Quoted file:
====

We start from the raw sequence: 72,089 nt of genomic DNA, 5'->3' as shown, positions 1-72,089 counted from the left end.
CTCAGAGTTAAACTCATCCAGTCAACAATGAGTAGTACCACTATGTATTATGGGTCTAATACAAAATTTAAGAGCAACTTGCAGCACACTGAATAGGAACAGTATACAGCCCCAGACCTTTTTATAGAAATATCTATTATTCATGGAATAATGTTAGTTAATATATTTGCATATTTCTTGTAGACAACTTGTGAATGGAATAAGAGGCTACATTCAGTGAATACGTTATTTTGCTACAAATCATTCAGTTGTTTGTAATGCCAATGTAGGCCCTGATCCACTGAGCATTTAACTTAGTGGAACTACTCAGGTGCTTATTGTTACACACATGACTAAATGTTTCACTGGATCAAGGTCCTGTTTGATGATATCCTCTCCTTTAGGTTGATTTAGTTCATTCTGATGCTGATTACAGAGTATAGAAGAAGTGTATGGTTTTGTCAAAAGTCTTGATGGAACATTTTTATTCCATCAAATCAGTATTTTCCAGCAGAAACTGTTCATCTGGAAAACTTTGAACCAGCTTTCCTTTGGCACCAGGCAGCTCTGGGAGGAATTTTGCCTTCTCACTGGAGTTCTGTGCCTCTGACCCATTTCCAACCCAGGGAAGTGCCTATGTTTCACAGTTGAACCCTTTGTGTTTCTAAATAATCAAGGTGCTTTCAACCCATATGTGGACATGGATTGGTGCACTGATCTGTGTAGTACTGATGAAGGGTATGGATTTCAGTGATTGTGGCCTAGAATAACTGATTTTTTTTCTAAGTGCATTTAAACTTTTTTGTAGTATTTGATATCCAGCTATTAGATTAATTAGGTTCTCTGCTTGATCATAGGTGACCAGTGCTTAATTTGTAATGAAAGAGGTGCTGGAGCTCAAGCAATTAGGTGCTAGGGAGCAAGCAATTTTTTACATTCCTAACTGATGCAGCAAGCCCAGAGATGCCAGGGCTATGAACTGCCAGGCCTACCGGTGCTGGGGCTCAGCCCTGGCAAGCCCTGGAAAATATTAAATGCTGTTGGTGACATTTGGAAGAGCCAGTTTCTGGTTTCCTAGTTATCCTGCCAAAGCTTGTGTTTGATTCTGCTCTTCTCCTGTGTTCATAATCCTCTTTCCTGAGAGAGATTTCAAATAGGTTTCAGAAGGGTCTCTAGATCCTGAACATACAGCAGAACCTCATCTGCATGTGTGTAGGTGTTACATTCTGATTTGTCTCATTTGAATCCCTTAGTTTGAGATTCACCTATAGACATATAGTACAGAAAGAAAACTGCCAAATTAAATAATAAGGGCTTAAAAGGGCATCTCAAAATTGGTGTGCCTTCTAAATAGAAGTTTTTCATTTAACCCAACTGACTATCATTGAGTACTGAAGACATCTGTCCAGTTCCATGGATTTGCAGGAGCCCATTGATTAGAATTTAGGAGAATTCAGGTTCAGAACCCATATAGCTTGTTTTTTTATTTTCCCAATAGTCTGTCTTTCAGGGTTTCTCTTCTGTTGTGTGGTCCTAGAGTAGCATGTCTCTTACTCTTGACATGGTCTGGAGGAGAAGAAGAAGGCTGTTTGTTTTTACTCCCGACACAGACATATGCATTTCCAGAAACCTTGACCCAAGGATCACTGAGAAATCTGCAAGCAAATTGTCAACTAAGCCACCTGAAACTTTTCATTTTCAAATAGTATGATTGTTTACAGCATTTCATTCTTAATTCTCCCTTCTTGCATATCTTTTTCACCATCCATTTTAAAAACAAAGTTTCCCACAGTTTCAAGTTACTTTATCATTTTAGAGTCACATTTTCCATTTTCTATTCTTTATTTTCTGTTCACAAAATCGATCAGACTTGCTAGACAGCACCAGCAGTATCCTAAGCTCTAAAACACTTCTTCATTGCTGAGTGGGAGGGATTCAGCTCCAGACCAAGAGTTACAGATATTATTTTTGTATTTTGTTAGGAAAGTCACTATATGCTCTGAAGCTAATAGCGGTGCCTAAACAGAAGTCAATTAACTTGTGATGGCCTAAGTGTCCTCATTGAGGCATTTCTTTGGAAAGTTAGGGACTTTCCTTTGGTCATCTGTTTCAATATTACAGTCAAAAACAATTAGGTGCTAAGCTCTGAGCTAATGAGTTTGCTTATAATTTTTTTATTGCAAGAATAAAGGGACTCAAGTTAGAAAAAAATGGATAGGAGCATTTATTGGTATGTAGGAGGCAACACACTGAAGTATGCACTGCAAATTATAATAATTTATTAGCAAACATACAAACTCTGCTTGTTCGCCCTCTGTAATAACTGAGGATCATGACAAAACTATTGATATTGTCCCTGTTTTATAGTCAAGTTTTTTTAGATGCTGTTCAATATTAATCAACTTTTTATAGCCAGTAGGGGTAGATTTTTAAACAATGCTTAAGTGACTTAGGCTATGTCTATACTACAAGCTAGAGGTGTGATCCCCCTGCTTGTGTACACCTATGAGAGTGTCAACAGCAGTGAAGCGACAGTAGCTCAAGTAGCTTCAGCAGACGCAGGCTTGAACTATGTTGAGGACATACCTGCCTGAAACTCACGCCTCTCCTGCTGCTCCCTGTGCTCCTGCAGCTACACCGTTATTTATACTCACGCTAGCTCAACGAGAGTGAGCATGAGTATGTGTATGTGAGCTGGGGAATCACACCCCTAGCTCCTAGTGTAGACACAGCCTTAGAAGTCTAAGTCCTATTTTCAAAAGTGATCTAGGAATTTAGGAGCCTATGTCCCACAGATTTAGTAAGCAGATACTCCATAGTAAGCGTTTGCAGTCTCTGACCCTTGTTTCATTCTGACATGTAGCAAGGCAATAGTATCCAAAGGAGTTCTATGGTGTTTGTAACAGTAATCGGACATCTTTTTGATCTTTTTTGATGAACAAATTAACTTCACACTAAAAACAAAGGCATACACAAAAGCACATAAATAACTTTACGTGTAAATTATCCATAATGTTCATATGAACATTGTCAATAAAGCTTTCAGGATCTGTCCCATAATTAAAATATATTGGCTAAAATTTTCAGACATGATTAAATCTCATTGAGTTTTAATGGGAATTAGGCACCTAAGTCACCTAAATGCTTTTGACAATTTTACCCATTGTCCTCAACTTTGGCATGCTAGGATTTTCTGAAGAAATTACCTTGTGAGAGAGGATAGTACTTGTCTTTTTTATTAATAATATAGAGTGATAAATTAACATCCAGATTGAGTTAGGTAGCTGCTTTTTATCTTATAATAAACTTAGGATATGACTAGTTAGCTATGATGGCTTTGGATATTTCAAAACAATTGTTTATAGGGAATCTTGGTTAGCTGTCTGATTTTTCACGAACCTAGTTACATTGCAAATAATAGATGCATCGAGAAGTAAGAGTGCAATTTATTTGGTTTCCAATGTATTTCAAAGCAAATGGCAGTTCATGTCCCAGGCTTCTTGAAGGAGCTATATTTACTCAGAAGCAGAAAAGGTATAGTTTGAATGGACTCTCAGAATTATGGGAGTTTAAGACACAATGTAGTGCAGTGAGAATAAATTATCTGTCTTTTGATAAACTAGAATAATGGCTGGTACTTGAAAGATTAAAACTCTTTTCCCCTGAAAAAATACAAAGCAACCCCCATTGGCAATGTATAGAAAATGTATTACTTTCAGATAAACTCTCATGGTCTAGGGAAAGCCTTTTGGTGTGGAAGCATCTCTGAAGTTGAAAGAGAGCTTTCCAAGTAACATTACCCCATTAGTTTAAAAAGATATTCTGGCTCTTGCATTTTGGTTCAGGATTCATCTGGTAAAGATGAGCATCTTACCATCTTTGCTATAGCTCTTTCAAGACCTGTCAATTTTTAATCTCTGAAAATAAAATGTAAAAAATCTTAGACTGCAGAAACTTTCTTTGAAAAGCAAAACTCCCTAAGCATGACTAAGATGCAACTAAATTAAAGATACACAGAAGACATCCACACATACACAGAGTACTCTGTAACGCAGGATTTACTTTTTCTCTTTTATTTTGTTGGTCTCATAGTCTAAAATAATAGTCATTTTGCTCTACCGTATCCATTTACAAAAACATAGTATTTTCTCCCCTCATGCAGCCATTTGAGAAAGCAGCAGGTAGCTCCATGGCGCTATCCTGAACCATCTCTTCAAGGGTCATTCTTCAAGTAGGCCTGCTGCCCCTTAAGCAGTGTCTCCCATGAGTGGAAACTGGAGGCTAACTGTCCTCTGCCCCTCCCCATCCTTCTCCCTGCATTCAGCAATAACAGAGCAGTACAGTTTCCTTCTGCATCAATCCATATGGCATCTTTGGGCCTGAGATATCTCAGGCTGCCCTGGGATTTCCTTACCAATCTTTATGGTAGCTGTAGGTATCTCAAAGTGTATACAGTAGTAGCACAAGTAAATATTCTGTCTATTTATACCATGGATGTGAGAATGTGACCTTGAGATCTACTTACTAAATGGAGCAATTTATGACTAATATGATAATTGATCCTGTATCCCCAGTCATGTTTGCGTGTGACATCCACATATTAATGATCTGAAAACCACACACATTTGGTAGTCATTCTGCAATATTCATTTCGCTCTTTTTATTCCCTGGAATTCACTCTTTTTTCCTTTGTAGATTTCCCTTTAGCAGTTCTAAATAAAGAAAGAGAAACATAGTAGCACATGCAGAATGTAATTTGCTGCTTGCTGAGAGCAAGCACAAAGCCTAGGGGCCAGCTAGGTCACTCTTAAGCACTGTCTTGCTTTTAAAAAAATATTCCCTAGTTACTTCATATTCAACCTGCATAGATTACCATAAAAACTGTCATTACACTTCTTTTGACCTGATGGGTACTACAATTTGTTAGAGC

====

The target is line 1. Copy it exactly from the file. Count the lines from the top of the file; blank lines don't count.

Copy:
We start from the raw sequence: 72,089 nt of genomic DNA, 5'->3' as shown, positions 1-72,089 counted from the left end.